Elderly Life Insurance

Age and mortality are two subjects that go together. Similarly, life insurance and mortality go together. Transitive logic would seem to suggest a connection between age and life insurance. Advanced age can contribute to both the acquisition of life insurance and the loss of life insurance.

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Traditional Insurance Need and Elderly Life Insurance

The purpose of life insurance is to substitute cost for risk. Possession of an insurable risk is called insurance need. Certain traditional risks motivate the purchase of life insurance. These traditional risks are not commonly associated with old age.

The classic insurance risk is the need to replace the income of a breadwinner.  Breadwinners provide living expenses for spouses and children, fund the future education of children and amortize mortgages. This insurance need disappears when the mortgage is paid off, the kids grow up and educated and retirement begins – which typically happens before old age. The time to insure the breadwinner’s life is in youth, when all these obligations remain to be fulfilled. In this case, the standard mode of insurance is term life insurance, which offers relatively inexpensive, temporary insurance designed to expire when the insurance need does.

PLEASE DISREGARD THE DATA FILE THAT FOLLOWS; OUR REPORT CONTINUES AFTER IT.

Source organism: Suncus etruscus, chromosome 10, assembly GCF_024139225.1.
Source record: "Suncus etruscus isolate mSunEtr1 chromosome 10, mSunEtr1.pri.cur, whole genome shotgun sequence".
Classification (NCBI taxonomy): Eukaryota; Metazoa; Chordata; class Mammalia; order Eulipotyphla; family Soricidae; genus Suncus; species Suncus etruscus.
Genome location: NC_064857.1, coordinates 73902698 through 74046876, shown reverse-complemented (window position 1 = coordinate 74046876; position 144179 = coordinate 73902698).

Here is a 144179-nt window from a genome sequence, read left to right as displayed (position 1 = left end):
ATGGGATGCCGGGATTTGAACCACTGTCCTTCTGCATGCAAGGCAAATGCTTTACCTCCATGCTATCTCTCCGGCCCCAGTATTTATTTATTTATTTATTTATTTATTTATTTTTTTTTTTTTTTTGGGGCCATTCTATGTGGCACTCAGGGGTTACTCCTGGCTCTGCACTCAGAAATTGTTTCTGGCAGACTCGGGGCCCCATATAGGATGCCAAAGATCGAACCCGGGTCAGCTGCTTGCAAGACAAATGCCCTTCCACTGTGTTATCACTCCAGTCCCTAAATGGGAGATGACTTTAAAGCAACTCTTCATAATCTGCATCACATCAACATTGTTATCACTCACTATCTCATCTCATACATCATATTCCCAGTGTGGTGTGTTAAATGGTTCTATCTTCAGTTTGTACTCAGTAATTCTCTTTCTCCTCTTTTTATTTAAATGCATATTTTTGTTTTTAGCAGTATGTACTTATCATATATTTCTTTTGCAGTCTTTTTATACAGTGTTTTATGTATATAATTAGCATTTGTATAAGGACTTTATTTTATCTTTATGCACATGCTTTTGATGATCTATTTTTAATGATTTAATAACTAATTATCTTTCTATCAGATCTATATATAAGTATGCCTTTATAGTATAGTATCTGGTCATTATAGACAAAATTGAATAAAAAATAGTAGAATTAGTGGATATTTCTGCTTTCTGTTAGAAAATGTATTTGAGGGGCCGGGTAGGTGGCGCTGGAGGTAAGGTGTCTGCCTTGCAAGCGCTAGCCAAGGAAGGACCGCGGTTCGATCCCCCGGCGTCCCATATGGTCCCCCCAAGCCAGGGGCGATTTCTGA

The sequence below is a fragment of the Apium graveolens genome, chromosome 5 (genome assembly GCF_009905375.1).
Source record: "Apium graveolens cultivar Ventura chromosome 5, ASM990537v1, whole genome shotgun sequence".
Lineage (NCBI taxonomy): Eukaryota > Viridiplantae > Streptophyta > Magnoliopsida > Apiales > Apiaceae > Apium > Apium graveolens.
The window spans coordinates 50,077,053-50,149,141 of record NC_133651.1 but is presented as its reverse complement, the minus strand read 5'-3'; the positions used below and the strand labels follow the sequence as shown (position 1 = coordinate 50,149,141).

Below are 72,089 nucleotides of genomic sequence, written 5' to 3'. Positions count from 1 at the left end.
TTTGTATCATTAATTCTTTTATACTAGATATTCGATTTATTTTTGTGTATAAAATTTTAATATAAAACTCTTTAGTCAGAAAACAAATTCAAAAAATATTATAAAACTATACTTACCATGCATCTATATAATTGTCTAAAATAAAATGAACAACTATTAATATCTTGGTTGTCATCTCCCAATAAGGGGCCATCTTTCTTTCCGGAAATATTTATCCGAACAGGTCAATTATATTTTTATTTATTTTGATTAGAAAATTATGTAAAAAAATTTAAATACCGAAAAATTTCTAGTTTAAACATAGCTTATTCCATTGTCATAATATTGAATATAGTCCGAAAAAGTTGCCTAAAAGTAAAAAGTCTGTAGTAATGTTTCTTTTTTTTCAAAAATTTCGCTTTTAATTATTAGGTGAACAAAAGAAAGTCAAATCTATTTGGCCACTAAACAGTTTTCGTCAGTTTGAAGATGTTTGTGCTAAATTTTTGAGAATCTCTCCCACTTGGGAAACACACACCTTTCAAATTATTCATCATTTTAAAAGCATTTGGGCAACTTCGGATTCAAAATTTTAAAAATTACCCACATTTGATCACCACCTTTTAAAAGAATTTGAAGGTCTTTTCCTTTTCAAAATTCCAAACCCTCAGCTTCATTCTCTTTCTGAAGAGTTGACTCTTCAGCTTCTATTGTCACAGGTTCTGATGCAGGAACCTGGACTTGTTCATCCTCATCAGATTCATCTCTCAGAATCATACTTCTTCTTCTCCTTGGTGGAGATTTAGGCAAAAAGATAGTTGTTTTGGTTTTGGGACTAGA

The rule of thumb is that age tends to gradually divest households of those traditional insurance needs that are temporary in character. This will tend to be true regardless of whether the household meets its needs with standard term policies such as level-premium term or annually-renewable term or more specialized types such as decreasing term life insurance. Eventually, the temporary needs will begin to vanish. When they do, the insurance will vanish along with them.

Specialized Insurance Need and Elderly Life Insurance

Expiration of traditional insurance need does not foreclose the later purchase of life insurance. Various specialized insurance needs may arise. These normally require the purchase of permanent insurance, such as whole-life or universal life insurance. One such need is provision for final expenses, particularly burial and funeral expenses. The uncertainty of the death date is one conclusive argument in favor of permanent insurance. The second argument is that, by the late date in life at which final-expense insurance is purchased, term life insurance has undoubtedly become more expensive than permanent insurance anyway. The death benefit is payable upon presentation of a certified death certificate; the amount should cover funeral and burial expenses and a small legacy besides.